Laser Technology Improves Detection of Heavy Metals in Recycled Plastics


A recent study explains how laser-induced breakdown spectroscopy (LIBS) is better suited for rapidly quantifying heavy metals in plastics than traditional methods such as inductively couple plasma–mass spectrometry (ICP-MS) and atomic absorption spectroscopy (AAS).

In a recent study published in the journal Spectrochimica Acta Part B: Atomic Spectroscopy, researchers from Brno University of Technology and analytical instrument manufacturer Lightigo S.R.O. proposed a new method for preparing calibration samples from consumer waste polymer materials using laser-induced breakdown spectroscopy (LIBS) (1). This method is designed to be an alternative solution for real-time monitoring of heavy metals in plastics.

Crushed plastic bottles heap | Image Credit: © Bits and Splits -

Crushed plastic bottles heap | Image Credit: © Bits and Splits -

Currently, leading scientists and researchers are focused on developing new environmentally friendly technologies and uncovering innovative ways to reduce toxic materials entering the environment (1). The production of plastic, for example, adds toxic chemicals into the environment and government agencies are keen to regulate their use. However, there needs to be an effective way to monitor how much these toxic materials, such as lead, are being used in plastic products. By using LIBS, the research team developed a way to rapidly quantify heavy metals, especially lead, in post-consumer recycled polymer materials (1).

Using LIBS was essential in this study because it allowed the researchers to quantify heavy metals in plastics more quickly than traditional methods. Techniques such as inductively coupled plasma–mass spectrometry (ICP-MS) and atomic absorption spectroscopy (AAS) were used more regularly in the past, but these techniques have two distinct disadvantages: they are time-consuming to apply, and they are also susceptible to destroying the sample that they are being used to analyze (1).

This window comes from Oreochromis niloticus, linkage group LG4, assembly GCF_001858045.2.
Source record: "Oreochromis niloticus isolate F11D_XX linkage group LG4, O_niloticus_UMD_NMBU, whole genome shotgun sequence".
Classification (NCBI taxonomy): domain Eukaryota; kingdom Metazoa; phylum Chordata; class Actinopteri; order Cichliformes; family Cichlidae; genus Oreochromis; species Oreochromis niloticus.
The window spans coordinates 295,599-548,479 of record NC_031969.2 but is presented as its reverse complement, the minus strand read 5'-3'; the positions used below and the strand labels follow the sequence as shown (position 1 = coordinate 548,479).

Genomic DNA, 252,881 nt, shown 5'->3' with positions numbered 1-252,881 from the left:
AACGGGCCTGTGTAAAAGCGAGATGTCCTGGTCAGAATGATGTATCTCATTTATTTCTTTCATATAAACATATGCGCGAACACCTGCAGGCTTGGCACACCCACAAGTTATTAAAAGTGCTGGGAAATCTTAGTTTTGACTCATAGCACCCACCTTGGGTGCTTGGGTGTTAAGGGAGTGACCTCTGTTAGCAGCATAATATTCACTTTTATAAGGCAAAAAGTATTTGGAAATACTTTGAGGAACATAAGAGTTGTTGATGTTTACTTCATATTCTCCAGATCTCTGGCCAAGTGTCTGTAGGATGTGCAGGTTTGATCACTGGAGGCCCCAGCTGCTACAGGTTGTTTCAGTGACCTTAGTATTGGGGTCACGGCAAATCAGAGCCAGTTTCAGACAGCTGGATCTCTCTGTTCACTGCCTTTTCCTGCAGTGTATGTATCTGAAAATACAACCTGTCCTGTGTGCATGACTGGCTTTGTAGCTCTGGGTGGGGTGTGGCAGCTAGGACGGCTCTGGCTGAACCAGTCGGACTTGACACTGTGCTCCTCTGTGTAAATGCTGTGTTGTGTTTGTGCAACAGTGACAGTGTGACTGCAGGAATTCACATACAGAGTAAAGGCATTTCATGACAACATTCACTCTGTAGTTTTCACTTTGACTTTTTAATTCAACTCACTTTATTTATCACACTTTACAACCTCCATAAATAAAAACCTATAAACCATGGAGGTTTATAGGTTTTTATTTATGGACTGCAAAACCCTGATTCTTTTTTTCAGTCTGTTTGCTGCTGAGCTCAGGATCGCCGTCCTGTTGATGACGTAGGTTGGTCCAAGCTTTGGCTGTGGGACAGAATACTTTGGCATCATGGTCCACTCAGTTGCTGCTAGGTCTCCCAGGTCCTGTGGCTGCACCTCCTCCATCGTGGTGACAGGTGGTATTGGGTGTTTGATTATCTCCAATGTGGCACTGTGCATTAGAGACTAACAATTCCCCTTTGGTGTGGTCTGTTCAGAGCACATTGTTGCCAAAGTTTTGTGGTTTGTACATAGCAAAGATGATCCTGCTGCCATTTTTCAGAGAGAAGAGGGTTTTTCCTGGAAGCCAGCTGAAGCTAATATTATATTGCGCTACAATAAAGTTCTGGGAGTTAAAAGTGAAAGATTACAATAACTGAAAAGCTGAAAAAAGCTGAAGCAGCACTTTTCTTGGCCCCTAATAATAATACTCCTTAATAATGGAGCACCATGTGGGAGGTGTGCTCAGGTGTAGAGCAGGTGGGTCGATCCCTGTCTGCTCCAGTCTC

Using LIBS helps rectify both concerns. The technique utilizes high-energy lasers to vaporize a small portion of the sample's surface, generating a plasma that emits characteristic light wavelengths when interacting with elements (1). Then, the emitted light is analyzed to determine the elemental composition of the sample (1). As a result, using LIBS offers significant time savings, with each analysis taking around 10 minutes, a stark contrast to the days required by traditional methods (1).

The researchers created specialized calibration standards and implemented LIBS for in situ monitoring of lead content in polymer post-consumer recycled materials. The technique demonstrated accuracy and precision, achieving over 90% accuracy and more than 86% relative precision for the quantification of lead content in standard samples (1). This level of precision holds immense promise for complying with European Union laws that specify lead limits in PVC polymer materials (1).

The successful integration of LIBS into heavy metal content analysis paves the way for its widespread implementation across industries. The environmentally conscious approach not only accelerates the analytical process but also contributes to reducing the ecological impact of plastic production (1).

As researchers continue to explore new avenues for sustainable practices, LIBS-based methodologies offer analysts another way to detect heavy metals in plastics, which contribute towards current environmental sustainability efforts.


(1) Holub, D.; Buday, J.; Porizka, P.; Kaiser, J. Determination of Pb content in recycled plastic debris by laser-induced breakdown spectroscopy. Spectrochimica Acta Part B: At. Spectrosc. 2023, 207, 106752. DOI: 10.1016/j.sab.2023.106752

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